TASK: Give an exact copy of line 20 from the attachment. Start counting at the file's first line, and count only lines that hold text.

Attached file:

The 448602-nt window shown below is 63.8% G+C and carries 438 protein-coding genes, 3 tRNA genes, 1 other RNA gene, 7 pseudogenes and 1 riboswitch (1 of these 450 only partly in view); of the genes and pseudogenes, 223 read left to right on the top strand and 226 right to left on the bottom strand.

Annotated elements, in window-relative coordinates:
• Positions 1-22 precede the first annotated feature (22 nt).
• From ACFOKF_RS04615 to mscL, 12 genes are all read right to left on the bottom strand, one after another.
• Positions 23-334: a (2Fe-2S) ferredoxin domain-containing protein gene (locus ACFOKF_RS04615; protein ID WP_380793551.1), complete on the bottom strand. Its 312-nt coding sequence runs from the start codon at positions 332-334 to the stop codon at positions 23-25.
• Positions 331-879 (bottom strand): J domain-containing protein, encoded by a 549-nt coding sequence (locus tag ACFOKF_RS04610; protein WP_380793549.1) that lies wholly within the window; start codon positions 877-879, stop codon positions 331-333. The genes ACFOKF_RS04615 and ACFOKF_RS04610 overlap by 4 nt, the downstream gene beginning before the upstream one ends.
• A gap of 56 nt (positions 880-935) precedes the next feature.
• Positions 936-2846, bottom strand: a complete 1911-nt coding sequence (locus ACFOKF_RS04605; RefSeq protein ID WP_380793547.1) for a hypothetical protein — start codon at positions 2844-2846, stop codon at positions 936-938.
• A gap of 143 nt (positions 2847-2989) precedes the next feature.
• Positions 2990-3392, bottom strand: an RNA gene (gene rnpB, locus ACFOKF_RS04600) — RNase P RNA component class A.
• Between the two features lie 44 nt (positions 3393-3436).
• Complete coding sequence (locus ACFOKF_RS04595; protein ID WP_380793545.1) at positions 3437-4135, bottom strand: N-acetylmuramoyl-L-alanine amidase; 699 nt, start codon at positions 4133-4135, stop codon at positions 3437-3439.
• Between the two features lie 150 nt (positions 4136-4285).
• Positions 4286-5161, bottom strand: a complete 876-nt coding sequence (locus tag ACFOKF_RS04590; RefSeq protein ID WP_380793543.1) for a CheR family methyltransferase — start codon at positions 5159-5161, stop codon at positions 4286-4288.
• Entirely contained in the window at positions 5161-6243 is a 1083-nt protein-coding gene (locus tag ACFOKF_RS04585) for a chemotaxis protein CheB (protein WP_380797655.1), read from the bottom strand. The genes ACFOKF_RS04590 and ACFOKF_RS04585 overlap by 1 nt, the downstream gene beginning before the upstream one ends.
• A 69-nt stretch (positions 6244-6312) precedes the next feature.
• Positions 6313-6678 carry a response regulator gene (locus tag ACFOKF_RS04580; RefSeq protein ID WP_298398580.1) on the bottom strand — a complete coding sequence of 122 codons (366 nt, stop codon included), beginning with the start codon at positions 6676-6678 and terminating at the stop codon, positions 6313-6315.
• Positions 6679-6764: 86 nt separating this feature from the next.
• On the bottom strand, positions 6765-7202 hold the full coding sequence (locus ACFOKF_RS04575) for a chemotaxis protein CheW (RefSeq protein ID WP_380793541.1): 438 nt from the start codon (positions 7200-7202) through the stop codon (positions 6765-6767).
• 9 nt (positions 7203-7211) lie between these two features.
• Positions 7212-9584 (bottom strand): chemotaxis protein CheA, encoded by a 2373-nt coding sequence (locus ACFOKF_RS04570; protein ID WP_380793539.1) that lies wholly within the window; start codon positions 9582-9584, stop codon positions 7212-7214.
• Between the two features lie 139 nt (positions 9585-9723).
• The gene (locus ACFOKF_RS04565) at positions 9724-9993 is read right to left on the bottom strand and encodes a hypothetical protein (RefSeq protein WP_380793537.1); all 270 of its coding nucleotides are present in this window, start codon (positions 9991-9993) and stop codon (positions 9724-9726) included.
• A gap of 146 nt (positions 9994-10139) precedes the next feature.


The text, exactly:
• 9 nt (positions 7203-7211) lie between these two features.